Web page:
The General Assembly Doesn’t Want You to Know What’s in Your Water | Triangulator | Indy Week
Pin It

The General Assembly Doesn’t Want You to Know What’s in Your Water 

Remember when North Carolina's health department told people their coal ash-contaminated water is now totally fine to drink, because the state changed the standard of what it considers "acceptable" levels of chemicals hexavalent chromium and vanadium?

Yeah, expect more of that.

Last week, lawmakers introduced legislation that would prohibit state and local health departments from issuing public advisories regarding drinking water contamination to well users and people on public water systems, as long as the levels of contamination are below state or federal clean water standards.

This means that if there's hexavalent chromium, arsenic, or any other toxic chemical building up in your drinking water, you won't be notified until you unequivocally should not drink it. Before the toxins cross that threshold, you won't even receive helpful suggestions like "Buy a filtration system" or "Find a different water supply."

"This is a major intrusion on the authority of state and local health departments, and it's unprecedented in its impact on them in doing what they feel they need to do in protecting the public health," says Hope Taylor, the executive director of the nonprofit Clean Water for North Carolina. "It's being willing to toss the public off a cliff."

Bill sponsors in the House and Senate, including Senators Trudy Wade, Andrew Brock, and Brent Jackson, as well as Representative Jimmy Dixon, did not respond to the INDY's messages seeking comment.

"The public counts on state and local health departments to provide accurate information about public health risks," says Cassie Gavin, the director of government relations for the Sierra Club. "If this proposal becomes law, health authorities could run into the problem of knowing that contamination found in a well presents a health concern and yet be prohibited from providing well users with that information so that they can take steps to protect themselves."

triangulator@indyweek.com

Comments

Showing 1-1 of 1

Add a comment

 
Subscribe to this thread:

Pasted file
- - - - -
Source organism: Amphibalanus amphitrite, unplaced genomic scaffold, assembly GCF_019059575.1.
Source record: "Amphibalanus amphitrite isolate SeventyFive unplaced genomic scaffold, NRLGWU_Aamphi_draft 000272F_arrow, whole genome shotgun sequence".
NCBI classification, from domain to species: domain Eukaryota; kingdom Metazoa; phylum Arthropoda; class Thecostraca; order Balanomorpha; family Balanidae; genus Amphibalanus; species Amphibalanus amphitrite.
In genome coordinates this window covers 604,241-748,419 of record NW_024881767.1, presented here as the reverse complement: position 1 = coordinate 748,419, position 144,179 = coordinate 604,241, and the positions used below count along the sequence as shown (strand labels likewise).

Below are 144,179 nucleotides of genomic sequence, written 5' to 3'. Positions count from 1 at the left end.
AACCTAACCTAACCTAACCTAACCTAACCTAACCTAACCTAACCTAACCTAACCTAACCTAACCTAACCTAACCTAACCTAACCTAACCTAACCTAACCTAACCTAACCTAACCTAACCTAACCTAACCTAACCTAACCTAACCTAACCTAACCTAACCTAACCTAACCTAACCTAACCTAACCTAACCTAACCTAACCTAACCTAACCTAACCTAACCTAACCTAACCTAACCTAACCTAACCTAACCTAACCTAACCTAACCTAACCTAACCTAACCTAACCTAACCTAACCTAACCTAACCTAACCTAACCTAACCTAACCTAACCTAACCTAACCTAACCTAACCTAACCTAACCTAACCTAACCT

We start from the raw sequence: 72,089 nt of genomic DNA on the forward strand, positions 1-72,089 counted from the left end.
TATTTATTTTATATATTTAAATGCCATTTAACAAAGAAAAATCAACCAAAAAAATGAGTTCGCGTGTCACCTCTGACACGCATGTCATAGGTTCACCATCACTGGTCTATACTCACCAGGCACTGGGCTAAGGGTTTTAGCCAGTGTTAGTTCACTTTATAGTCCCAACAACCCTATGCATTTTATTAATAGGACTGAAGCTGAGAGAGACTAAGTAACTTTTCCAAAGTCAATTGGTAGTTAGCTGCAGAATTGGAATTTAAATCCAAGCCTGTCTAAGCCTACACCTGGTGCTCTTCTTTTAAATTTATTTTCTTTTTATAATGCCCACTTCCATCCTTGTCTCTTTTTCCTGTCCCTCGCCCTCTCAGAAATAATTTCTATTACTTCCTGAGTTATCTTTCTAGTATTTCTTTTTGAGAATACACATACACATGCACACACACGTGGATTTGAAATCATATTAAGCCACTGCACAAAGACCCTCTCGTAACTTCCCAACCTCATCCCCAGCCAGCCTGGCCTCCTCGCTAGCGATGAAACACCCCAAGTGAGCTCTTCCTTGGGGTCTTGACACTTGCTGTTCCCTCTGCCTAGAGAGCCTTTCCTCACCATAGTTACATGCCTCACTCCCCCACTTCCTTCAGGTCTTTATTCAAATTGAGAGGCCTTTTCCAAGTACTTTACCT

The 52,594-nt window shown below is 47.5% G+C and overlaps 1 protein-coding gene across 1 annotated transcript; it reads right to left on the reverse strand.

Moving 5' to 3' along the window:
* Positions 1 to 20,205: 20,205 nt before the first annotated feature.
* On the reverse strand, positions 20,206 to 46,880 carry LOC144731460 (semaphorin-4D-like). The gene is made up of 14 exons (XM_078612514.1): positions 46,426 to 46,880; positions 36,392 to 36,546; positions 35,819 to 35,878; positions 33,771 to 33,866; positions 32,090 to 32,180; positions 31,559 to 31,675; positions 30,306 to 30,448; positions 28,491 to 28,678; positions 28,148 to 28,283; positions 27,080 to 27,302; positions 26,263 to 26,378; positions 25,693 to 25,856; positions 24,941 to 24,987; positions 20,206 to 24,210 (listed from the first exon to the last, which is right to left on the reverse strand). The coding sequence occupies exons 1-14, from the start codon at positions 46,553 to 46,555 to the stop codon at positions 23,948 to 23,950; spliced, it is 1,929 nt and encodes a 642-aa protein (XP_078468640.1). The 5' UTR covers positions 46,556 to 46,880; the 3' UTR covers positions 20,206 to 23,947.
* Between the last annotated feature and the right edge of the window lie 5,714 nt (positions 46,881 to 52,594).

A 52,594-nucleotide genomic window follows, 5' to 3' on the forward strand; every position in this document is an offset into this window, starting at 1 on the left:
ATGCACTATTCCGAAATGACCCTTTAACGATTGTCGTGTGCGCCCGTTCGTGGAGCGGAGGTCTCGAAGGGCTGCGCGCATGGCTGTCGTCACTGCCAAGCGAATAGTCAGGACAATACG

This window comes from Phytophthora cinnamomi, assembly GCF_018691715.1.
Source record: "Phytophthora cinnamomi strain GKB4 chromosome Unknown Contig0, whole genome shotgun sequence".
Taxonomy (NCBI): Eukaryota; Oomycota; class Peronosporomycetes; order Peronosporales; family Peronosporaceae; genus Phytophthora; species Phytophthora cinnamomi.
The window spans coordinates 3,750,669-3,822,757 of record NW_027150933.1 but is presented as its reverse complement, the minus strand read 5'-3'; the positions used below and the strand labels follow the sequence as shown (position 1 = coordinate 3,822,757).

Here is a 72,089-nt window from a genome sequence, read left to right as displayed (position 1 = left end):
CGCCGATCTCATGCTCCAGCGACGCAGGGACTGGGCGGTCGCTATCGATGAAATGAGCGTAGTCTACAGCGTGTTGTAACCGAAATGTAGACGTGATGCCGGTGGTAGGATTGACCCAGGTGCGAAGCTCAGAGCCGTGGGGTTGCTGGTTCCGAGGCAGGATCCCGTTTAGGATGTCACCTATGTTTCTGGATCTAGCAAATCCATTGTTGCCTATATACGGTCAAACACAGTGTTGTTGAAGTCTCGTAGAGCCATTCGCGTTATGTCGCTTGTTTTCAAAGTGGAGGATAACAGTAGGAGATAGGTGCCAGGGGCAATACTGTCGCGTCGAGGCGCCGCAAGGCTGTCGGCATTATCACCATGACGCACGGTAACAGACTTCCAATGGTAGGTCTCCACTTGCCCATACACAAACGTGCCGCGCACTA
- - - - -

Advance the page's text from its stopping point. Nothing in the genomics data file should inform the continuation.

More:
Showing 1-1 of 1

Add a comment

INDY Week publishes all kinds of comments, but we don't publish everything.

  • Comments that are not contributing to the conversation will be removed.
  • Comments that include ad hominem attacks will also be removed.
  • Please do not copy and paste the full text of a press release.

Permitted HTML:
  • To create paragraphs in your comment, type <p> at the start of a paragraph and </p> at the end of each paragraph.
  • To create bold text, type <b>bolded text</b> (please note the closing tag, </b>).
  • To create italicized text, type <i>italicized text</i> (please note the closing tag, </i>).
  • Proper web addresses will automatically become links.

Latest in Triangulator



Twitter Activity

Comments

"Computer-driven vehicles? Really? We've been saying that for the last 30 years."

?! The hardware for a fully autonomous …

by Mark Bahner on Environmentalists Aren’t Happy About the NCDOT’s Plan to Finish the I-540 Beltway (Triangulator)

Computer-driven vehicles? Really? We've been saying that for the last 30 years.

And even if that managed to come …

by Mark Neill on Environmentalists Aren’t Happy About the NCDOT’s Plan to Finish the I-540 Beltway (Triangulator)

Most Read

Most Recent Comments

"Computer-driven vehicles? Really? We've been saying that for the last 30 years."

?! The hardware for a fully autonomous …

by Mark Bahner on Environmentalists Aren’t Happy About the NCDOT’s Plan to Finish the I-540 Beltway (Triangulator)

Computer-driven vehicles? Really? We've been saying that for the last 30 years.

And even if that managed to come …

by Mark Neill on Environmentalists Aren’t Happy About the NCDOT’s Plan to Finish the I-540 Beltway (Triangulator)

It's a very bad time to do any transportation project that is capital-intensive and long-term. The reason is that computer-driven …

by Mark Bahner on Environmentalists Aren’t Happy About the NCDOT’s Plan to Finish the I-540 Beltway (Triangulator)

Seriously? Time for opposers to get their heads out of the sand and see that Raleigh's growth is blowing up. …

by Granted on Environmentalists Aren’t Happy About the NCDOT’s Plan to Finish the I-540 Beltway (Triangulator)

© 2018 Indy Week • 320 E. Chapel Hill St., Suite 200, Durham, NC 27701 • phone 919-286-1972 • fax 919-286-4274
RSS Feeds | Powered by Foundation